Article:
Clarity in pricing
Clarity in pricing requirements deal with how business may use “component pricing” (specifying the price for each part of a good or service separately) when advertising their products.
The requirements are contained in section 48 of the ACL and require that where a person, in trade or commerce, makes a price representation that is less than the total price required to be paid for the good or service involved (a component price) then the person must also specify in a prominent way and as a single figure, the single price for the goods or services. To be sufficiently prominent it must be “at least as prominent as the most prominent” of the partial price representations. This prevents, for example, car companies specifying a price “plus on-road costs”. Therefore, although component prices are not prohibited, the full price must be prominently displayed. An amendment to these rules allows the Commonwealth minister to exempt certain industries from the requirement to display a single price; it has been determined that restaurants and cafes will be excluded from the requirements.
The provision also requires a person to specify the minimum amount required to be paid for sending goods to the customer, where this price is known at the time of the price representation. However, this may be listed as a separate figure and it does not have to be included in the single specified price.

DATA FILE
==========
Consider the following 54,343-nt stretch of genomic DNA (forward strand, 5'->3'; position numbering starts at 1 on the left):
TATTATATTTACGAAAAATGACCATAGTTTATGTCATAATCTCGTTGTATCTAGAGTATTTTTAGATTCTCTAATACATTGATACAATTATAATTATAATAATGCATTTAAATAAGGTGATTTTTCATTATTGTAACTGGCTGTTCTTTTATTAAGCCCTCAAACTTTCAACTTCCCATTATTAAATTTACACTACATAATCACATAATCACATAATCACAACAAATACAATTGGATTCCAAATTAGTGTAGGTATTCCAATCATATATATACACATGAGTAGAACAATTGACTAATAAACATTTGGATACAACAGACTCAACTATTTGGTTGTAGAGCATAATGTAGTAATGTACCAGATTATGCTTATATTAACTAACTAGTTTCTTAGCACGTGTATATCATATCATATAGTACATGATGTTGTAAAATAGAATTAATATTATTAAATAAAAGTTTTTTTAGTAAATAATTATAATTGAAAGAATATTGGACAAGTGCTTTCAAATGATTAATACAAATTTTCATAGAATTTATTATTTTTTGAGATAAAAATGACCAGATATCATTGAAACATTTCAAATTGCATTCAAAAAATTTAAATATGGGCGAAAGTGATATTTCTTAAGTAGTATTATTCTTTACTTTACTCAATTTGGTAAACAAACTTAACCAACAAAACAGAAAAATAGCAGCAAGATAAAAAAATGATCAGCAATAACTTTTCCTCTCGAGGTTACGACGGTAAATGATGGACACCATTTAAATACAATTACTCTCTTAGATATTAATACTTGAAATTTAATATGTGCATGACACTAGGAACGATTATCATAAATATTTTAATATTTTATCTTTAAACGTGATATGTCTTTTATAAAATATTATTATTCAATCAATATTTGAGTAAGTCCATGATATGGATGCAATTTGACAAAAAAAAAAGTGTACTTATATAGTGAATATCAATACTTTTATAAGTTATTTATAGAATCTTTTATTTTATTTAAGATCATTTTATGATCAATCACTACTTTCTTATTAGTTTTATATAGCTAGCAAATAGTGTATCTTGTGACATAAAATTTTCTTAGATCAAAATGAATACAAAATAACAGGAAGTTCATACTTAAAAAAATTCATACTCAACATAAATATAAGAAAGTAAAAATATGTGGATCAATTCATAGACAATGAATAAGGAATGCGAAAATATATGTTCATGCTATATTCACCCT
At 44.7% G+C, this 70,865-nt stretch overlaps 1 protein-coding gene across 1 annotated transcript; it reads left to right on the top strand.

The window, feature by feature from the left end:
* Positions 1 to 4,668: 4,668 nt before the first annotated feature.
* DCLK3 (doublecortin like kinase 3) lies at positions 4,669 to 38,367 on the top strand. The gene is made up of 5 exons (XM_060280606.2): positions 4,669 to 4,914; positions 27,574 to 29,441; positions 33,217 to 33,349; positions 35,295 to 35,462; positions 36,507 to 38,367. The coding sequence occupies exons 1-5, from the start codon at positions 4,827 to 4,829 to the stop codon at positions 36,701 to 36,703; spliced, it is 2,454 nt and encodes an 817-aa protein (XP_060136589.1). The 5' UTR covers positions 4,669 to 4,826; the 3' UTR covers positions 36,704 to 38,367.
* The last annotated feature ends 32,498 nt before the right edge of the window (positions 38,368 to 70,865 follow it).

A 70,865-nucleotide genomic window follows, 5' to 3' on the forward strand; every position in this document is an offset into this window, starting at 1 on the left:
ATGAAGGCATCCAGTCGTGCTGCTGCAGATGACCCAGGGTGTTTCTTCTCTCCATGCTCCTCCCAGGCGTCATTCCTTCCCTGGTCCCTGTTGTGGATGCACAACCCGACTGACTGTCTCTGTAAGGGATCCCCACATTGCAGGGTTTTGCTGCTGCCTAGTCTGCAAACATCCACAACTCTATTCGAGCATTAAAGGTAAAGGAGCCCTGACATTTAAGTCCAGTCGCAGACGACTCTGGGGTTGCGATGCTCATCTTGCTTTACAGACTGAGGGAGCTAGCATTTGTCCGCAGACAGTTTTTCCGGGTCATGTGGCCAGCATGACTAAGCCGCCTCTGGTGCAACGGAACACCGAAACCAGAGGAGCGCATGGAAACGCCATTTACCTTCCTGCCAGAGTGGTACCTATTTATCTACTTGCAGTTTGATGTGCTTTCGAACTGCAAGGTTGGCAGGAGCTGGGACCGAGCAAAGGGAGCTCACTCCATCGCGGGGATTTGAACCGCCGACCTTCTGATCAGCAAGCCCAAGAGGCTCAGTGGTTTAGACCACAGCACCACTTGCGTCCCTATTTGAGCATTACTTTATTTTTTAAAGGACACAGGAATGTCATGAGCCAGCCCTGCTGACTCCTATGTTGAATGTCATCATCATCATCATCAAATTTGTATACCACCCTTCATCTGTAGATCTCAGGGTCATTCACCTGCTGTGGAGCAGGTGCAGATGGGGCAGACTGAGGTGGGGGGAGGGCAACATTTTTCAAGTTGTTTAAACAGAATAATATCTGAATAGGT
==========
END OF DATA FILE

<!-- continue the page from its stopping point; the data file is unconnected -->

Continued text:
Unit pricing allows consumers to quickly compare the value of similar products of varying size and brands. From 1 July 2009, new regulations make it compulsory for some grocery retailers to display a unit price on store labels and in advertising where a selling price is displayed. The new unit pricing requirements are set out in the Trade Practices (Industry Codes – Unit Pricing) Regulations 2009. The code affects retailers that sell food-based groceries to consumers.
In February 2016, new legislation was enacted to ban excessively surcharging credit, debit and prepaid card payments. It is common for some businesses, particularly in the airline and ticketing industries, to impose a surcharge on card payments.
Businesses incur costs for processing card payments. While some businesses include these costs in the prices they charge for goods or services, others pass on the costs as a payment surcharge.
The purpose of the ban is to stop businesses from charging surcharges that are more than what it costs to process the payment.
The Reserve Bank of Australia (RBA) publishes a standard that relates to the surcharges businesses charge customers when paying by credit or debit cards. The new law states that a surcharge is excessive if it is more than the amount permitted in the RBA standard (s 55B C&CA).
The ACCC has been empowered to enforce the ban since 1 September 2016, applying it to “large merchants” (defined as having a consolidated gross revenue of $25 million or more, or the value of its consolidated gross assets is $12.5 million or more, or it employs 50 or more employees). The ban will apply to other merchants from 1 September 2017.